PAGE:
Public speaking allows us to share ideas, create connections, influence decisions, and motivate change widely with many people at once.
In this guide, we’ve compiled some of the best lessons for public speaking shared by great orators and shortcuts you can use to power up your next PowerPoint presentation! 💪
Steve Jobs is a public speaking legend and master storyteller. The late Apple founder introduced us and captivated us with new ways to connect and communicate. To date, his 2005 commencement speech at Stanford University remains the most watched commencement speech of all time.
So, how does Jobs do it?
Ken Kocienda, a tenured Apple designer, worked alongside Jobs for more than 15 years. In Kocienda’s book, Creative Selection, he gives us an insider’s view into how Jobs prepared and rehearsed his mind-blowing presentations. The secret to Jobs’ effective presentations? He viewed each keynote presentation as an actor would for a theatrical performance.
Here are five main takeaways from Steve Jobs’ rehearsal process you should use to prepare for all of your business presentations.
Jobs didn’t wait until the final presentation was complete to begin rehearsing; you shouldn’t either. As you finalize different pieces of your presentation, start rehearsing how you will present them. This will help you build your presentation as a whole and a cohesive storyline.
Says Kocienda, "This was one of Steve's great secrets of success as a presenter. He practiced. A lot. He went over and over the material until he had the presentation honed and he knew it cold."
Every single piece of Jobs’ presentation—the words on the screen, the lines of his speech, the movement of his hands—was methodically thought out beforehand and rehearsed to perfection.
Apple presentations are universally known for their sleek and minimalist design, featuring images and single phrases in place of bulleted lists. While you may not be able to move away from bullet points entirely in your business presentations, you should be thoughtful about what you include in your slides.
You also want to keep your audience engaged, so don’t bore them with a monotone speech. Be intentional with your actions to ensure they elevate your message, not distract from it. Says Kocienda, "Steve thought about what each line meant to him and what those lines could mean to an audience. He worked on pace, on using his voice, his body, and his gestures to supplement his words."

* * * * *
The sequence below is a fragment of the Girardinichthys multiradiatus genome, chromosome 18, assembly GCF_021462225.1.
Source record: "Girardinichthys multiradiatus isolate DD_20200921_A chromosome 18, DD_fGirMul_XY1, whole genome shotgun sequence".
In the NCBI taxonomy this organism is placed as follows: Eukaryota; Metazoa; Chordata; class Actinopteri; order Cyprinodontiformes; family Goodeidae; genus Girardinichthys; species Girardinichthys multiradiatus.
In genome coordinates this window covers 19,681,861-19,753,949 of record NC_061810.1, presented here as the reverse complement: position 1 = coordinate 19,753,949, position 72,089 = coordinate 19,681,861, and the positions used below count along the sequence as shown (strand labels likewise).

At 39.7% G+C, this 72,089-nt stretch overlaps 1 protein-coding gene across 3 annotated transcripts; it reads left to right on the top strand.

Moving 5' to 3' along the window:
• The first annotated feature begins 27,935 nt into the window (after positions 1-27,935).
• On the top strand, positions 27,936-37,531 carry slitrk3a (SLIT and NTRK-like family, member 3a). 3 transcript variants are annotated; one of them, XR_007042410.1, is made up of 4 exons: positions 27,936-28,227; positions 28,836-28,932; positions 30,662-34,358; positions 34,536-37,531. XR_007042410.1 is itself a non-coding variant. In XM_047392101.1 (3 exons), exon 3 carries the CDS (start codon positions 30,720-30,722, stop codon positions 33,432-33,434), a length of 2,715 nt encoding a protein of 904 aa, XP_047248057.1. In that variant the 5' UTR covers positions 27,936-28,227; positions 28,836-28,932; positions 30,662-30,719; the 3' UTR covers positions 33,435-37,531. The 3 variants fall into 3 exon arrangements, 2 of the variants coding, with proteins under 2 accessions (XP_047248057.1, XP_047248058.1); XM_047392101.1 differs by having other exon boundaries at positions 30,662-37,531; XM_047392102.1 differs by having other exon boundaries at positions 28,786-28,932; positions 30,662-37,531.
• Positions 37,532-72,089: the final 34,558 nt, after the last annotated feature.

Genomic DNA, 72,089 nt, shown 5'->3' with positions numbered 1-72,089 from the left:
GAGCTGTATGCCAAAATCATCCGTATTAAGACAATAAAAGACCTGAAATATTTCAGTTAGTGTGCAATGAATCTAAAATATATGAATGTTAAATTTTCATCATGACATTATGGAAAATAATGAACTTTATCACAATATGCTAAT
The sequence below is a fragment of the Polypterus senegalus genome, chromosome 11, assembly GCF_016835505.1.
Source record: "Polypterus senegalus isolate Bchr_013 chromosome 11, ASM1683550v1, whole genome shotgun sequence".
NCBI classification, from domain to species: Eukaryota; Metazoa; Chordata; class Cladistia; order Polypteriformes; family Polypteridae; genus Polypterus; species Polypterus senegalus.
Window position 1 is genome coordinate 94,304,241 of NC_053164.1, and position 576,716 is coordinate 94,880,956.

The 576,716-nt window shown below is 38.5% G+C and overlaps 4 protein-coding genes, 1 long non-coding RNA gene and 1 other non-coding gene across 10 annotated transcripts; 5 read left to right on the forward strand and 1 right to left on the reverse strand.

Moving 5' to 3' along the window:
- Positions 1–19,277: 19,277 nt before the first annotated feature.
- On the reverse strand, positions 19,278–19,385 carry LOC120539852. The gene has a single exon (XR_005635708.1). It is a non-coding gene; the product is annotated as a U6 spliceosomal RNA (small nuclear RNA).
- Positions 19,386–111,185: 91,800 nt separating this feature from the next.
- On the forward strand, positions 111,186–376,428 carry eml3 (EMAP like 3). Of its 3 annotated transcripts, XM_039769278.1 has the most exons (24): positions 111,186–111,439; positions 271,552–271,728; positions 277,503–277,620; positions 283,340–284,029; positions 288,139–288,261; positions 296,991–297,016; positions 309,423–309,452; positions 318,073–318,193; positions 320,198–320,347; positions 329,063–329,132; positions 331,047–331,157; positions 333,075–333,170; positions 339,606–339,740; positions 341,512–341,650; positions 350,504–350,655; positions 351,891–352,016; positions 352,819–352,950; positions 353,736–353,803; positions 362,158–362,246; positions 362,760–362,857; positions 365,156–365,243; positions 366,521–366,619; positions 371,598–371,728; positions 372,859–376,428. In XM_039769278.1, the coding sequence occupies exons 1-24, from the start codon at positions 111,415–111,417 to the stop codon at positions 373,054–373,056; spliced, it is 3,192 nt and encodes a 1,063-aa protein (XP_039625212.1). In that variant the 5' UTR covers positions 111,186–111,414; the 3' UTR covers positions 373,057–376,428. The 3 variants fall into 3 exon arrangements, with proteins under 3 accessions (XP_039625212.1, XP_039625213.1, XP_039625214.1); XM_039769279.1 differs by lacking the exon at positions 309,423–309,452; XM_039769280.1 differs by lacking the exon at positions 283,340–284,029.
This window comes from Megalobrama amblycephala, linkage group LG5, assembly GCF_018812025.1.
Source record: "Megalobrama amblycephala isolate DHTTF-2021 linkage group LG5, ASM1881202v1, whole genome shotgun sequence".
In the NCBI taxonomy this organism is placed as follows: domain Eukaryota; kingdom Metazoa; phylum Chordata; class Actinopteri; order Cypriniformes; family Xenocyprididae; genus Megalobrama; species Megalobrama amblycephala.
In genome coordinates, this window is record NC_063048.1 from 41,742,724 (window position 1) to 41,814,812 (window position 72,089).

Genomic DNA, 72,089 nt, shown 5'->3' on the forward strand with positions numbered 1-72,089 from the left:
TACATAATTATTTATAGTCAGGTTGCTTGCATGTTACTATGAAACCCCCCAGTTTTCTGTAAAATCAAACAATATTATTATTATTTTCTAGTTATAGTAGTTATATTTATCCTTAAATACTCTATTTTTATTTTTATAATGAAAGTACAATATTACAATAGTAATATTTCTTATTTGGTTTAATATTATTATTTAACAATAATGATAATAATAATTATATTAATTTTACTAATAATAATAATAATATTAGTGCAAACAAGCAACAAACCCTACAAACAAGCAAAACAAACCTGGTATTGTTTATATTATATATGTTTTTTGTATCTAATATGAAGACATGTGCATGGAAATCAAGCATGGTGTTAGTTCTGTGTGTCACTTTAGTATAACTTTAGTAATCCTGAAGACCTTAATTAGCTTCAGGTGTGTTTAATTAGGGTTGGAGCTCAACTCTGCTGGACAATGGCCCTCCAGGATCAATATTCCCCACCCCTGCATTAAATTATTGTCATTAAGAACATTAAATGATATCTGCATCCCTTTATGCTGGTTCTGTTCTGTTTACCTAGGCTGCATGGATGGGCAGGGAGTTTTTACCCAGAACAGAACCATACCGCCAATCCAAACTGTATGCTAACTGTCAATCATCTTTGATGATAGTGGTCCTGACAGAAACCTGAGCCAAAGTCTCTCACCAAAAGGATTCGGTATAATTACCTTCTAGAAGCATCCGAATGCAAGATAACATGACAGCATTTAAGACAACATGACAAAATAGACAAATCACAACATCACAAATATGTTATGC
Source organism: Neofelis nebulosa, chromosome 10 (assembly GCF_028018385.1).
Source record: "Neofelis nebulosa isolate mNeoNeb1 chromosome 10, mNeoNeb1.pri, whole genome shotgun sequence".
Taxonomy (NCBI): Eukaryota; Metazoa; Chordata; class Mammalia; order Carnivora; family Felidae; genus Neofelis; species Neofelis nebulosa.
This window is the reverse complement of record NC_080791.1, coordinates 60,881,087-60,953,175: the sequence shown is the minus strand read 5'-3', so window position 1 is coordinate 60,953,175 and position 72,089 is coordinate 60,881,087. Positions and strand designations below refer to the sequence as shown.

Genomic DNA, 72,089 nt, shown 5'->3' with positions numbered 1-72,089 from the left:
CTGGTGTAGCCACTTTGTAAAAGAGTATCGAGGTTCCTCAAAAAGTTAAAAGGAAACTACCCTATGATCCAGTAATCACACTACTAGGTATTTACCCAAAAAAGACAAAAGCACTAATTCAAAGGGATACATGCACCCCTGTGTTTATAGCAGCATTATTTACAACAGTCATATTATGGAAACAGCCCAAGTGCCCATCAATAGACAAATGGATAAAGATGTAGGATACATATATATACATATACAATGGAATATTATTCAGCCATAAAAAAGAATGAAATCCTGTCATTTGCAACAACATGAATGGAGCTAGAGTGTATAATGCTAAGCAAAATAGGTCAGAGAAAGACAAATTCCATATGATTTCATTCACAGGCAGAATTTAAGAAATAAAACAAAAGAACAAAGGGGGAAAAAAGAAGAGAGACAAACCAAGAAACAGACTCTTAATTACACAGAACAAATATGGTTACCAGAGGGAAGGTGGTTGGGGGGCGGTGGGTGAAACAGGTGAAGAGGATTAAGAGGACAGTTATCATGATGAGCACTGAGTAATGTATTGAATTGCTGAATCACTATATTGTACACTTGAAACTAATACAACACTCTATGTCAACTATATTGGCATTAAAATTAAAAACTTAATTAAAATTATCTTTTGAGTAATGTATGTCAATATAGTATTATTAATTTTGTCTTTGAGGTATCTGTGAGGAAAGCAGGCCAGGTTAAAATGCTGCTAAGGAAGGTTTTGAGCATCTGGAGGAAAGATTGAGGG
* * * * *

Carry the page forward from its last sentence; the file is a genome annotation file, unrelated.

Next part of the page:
Jobs practiced in full presentation mode every single time. He practiced changing the volume and tone of his voice and used expansive gestures as if he were presenting to a room full of executives. Says Kocienda, “Everything was exactly as if he were presenting to a packed house.”
So, don’t be shy! Practice proudly and out loud. It may feel awkward at first but it’s a helpful way to refine your speech and ensure you’re using your pace, tone, volume, and gestures effectively to captivate your audience.
During every step of his rehearsal performance, Jobs would stop and ask his executive team for constructive feedback to help improve every slide or phrase.
After rehearsing something over and over, we can often become tone-deaf to our own words. Opening ourselves up to constructive feedback only helps us grow and improve as professionals. Practice in front of your close colleagues and ask for their feedback on how you can improve your presentation and make it stand out.
Jobs would schedule multiple “dress rehearsals” leading up to a keynote presentation, showing up at the venue in his uniform-black mock turtleneck and jeans.
Prep your presentation headspace by simulating the presentation experience while you practice. Rehearse in an empty boardroom as if you’re presenting to executives. Or take it one step further and have your colleagues sit in to provide some inevitable distractions, like coughing or an email notification sound.
You’ve now been granted the wisdom of Steve Jobs. Set forth and give great presentations!
⚡️ Prezent Pro-Tip: Level up your public speaking game and bring out your inner thespian with theatre techniques and games all trained professionals use to practice.